Category Archives: Sicilian 2.c3
More About Albena,Bulgaria
Peczely reached a good position in a RRB-RRN ending but made some small inaccuracies which turned the ending to white’s favor.
Dolzhikova,O (2263) – Peczely,S (2147)
SI 2.c3 Nf6[B22]
Grand Europe Open Albena Albena BUL (5.53), 05.06.2013
White to Play
Born in Budapest, he burst onto the international chess scene in 1935, at the age of 18, winning the first of Hungarian Championships, an international tournament in Tatatóváros, and was selected to represent his country at the 1935 Warsaw Olympiad.
Onlookers at the Olympiad marvelled at the youngster’s flair for attacking chess, a style that ran contrary to the dour, positional approach adopted by his countrymen. It is thought that the young Szabó studied under the tutelage of Géza Maróczy, then a patriarchal figure in Hungarian chess, having previously trained future world champions, Max Euwe and Vera Menchik.
Prior to World War II, there were other successes, including outright victory at Hastings 1938/39 (a tournament he was to hold a long association with). He began a career as a banker, dealing in Foreign Exchange.
Then, at the outbreak of war, was attached to a Forced Labour Unit and later captured by Russian troops who held him as a Prisoner of War. After the war, he returned to chess and played many major international events.
He finished fifth at Groningen 1946, an extremely strong tournament which included Botvinnik, Euwe, Smyslov, Najdorf, Boleslavsky and Kotov. At the Saltsjöbaden Interzonal of 1948, he finished second to Bronstein and took outright first place at Hastings 1947/48, Budapest 1948 and Hastings 1949/50.
A share of fifth place at both the Saltsjöbaden 1952 Interzonal and the Gothenburg Interzonal of 1955, meant that each of his Interzonal finishes had been strong enough to merit him a place in the corresponding Candidates Tournament.
It was at his third and final Candidates, held in Amsterdam in 1956, that Szabó made his most promising bid for a World Championship title challenge. He tied for third place with Bronstein, Geller, Petrosian and Spassky, behind Smyslov and Keres.
Into the 1960s and 1970s, he continued to excel in international competition; first at Zagreb 1964, first at Budapest 1965 (with Polugaevsky and Taimanov), first at Sarajevo 1972, first at Hilversum 1973 (with Geller) and tied for first at Hastings 1973/74 (with Gennady Kuzmin, Timman and Tal).
In total, he represented Hungary at 11 Olympiads, playing first board on five occasions and delivering many medal-winning performances. In 1937, he took the team silver and individual silver medals, in 1952 an individual bronze, in 1956 a team bronze and in 1966, team bronze and individual silver.
Szabó was the best player in Hungary for nearly 20 years (eventually being succeeded by Lajos Portisch around 1963/64) and at the peak of his powers, one of the top 12 players in the world.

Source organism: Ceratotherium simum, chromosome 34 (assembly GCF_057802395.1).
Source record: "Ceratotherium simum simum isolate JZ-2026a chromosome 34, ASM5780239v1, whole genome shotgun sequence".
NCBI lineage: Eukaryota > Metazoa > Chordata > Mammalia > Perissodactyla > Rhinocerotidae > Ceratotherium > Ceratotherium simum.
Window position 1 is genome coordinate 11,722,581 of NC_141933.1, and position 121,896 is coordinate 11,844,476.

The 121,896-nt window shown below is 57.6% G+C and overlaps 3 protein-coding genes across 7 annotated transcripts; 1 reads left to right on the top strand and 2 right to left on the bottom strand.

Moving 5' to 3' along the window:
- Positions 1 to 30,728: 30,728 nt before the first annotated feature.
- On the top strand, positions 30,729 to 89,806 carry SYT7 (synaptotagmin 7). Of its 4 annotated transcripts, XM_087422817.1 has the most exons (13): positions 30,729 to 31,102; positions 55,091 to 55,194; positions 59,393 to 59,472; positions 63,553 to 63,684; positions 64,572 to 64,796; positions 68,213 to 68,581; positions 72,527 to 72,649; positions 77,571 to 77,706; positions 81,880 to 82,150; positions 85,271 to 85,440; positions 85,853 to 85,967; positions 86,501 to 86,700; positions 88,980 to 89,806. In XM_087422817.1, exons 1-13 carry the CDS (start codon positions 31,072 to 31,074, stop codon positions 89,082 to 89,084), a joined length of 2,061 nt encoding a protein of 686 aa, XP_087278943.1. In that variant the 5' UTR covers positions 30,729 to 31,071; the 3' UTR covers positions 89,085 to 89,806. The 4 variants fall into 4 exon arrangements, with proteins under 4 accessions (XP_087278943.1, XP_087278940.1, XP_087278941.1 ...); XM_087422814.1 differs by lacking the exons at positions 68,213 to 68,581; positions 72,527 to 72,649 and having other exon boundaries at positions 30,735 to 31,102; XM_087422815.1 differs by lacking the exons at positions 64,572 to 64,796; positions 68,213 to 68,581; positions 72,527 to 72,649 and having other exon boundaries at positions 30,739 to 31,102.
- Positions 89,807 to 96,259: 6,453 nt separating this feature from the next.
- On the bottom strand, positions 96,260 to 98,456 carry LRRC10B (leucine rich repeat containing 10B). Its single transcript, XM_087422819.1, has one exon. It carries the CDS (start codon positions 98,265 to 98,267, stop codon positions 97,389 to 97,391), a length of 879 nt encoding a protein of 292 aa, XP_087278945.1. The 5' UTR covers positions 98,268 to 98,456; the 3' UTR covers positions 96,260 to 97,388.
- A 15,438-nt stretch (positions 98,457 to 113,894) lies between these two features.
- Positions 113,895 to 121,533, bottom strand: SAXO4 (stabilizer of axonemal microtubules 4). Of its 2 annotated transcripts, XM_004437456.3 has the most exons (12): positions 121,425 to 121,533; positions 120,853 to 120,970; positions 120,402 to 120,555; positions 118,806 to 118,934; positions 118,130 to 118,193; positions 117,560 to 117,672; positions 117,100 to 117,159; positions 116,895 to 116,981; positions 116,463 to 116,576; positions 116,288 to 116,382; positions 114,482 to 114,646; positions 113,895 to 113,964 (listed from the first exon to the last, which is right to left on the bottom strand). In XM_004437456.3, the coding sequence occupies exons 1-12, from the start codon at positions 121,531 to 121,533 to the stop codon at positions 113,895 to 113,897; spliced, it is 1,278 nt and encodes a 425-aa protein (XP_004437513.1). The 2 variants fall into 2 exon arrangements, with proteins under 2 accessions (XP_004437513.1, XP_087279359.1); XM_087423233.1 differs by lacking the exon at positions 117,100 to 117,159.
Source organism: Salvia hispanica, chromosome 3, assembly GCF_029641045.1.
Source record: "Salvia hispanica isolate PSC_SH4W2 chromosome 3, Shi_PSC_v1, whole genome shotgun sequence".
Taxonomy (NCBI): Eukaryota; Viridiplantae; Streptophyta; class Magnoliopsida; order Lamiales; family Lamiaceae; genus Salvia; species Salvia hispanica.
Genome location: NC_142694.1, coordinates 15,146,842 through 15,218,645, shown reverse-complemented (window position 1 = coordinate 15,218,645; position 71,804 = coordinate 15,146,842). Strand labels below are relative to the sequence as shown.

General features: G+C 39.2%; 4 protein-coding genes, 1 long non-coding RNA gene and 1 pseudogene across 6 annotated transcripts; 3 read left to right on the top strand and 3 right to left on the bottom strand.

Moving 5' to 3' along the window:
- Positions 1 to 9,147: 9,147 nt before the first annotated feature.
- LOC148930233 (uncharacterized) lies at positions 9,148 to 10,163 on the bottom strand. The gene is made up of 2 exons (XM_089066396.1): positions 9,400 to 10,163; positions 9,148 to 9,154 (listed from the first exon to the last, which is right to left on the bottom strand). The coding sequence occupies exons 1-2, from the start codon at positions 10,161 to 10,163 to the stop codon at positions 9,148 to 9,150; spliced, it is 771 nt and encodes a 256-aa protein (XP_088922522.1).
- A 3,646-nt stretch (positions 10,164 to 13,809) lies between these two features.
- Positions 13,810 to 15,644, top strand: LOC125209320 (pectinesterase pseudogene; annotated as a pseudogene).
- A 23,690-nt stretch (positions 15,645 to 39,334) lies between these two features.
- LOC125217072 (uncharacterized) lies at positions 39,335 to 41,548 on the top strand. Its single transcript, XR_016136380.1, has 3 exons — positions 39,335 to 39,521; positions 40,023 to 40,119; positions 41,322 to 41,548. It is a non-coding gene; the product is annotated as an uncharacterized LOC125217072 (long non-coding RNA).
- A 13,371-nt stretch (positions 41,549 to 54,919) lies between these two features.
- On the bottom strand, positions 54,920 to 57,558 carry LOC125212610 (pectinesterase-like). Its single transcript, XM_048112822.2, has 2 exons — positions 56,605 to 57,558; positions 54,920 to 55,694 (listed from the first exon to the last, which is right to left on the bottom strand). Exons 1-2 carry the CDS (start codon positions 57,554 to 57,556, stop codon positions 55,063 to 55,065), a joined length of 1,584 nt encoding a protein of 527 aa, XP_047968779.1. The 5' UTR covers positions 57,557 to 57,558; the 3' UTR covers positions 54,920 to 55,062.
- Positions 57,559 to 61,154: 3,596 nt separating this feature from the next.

His family donated Szabó’s entire chess library and his papers to the Cleveland Public Library John G. White Chess and Checkers Collection. The John G. White Collection of Chess and Checkers is the largest chess library in the world (32,568 volumes of books and serials, including 6,359 volumes of bound periodicals.)
Here is a game from the 1935 Olympiad.
Today was a brutal day. I played three rather inconsistent games and won all of them to take clear first with 4/4, with 2 games to play tomorrow.
The last game of the day was a comedy of errors and in the end I was lucky enough to escape with a win. Both players missed tactical shots all over the place but the murky course of the game eventually favored me.
Here is the game.
Black has been suffering the whole game but now has a chance to live. What do you recommend for black?
Black to Play
With one point more than the followers, Liem entered the decisive game on March 24 with the Hungarian GM with confidence, forcing the No.2 seed to draw after 30 moves.
The Vietnamese player got a total of 7.5 points after 6 wins and 3 draws, and received a cash prize worth US$10,000.
In the previous two HDBank tournaments, Liem was selected No1 seed, but lost out to his Chinese rivals.
This year he delivered a brilliant performance, including a victory over Zhou Jianchao of China in round 7.
Meanwhile, other Vietnamese hopefuls such as Nguyen Ngoc Truong Son, Nguyen Huynh Minh Huy, Le Tuan Minh, and Nguyen Duc Hoa were ousted from the top ten due to losses in the decisive games.
Lu Shanglei of China came in second with 7 points, followed by Zhou Jianchao of China, Paragua Mark of the Philippines, and Berkes Ferenc of Hungary, who all got 6.5 points.’
Here is the feature game.
Sicilian 2.c3 g6[B22]
3rd HD Bank Cup 2013 Ho Chi Minh City VIE (1.7), 19.03.2013
Here is a game in the 2c3 d6 Sicilian. 2…d6 is the Ftacnik repertoire in The Sicilian Defence(Quality Chess 2010).
Cmilyte,V shows how to use RR against a Q in a game from the Turkish League.
Black has RR for Q and the c-file. What should black do next?
Black to Play
Here is an interesting game that can be studied under the following theme(s)
- IQP defence
- Small tactics
- Weak king position
- Attack on the king
Braga,Fernando Alberto (2375) – Portisch,Lajos (2630) [B22]
Mar del Plata Mar del Plata, 1982
Critical Position 1(17.Bd3)
White is threatening Qxh7# How should black defend the kingside?
Black to play
Critical Position 2(24.Rac1)
Black has beaten back the first wave of white’s attempted attack and has sucessfully secured the kingside. Now black is looking for more. How do you continue? Is there a way to press the kingside? Maybe …Nf4 or …g5 perhaps?
Black to play
Critical Position 3(35.Qc8)
The attack is well under way. How do you play?
Black to play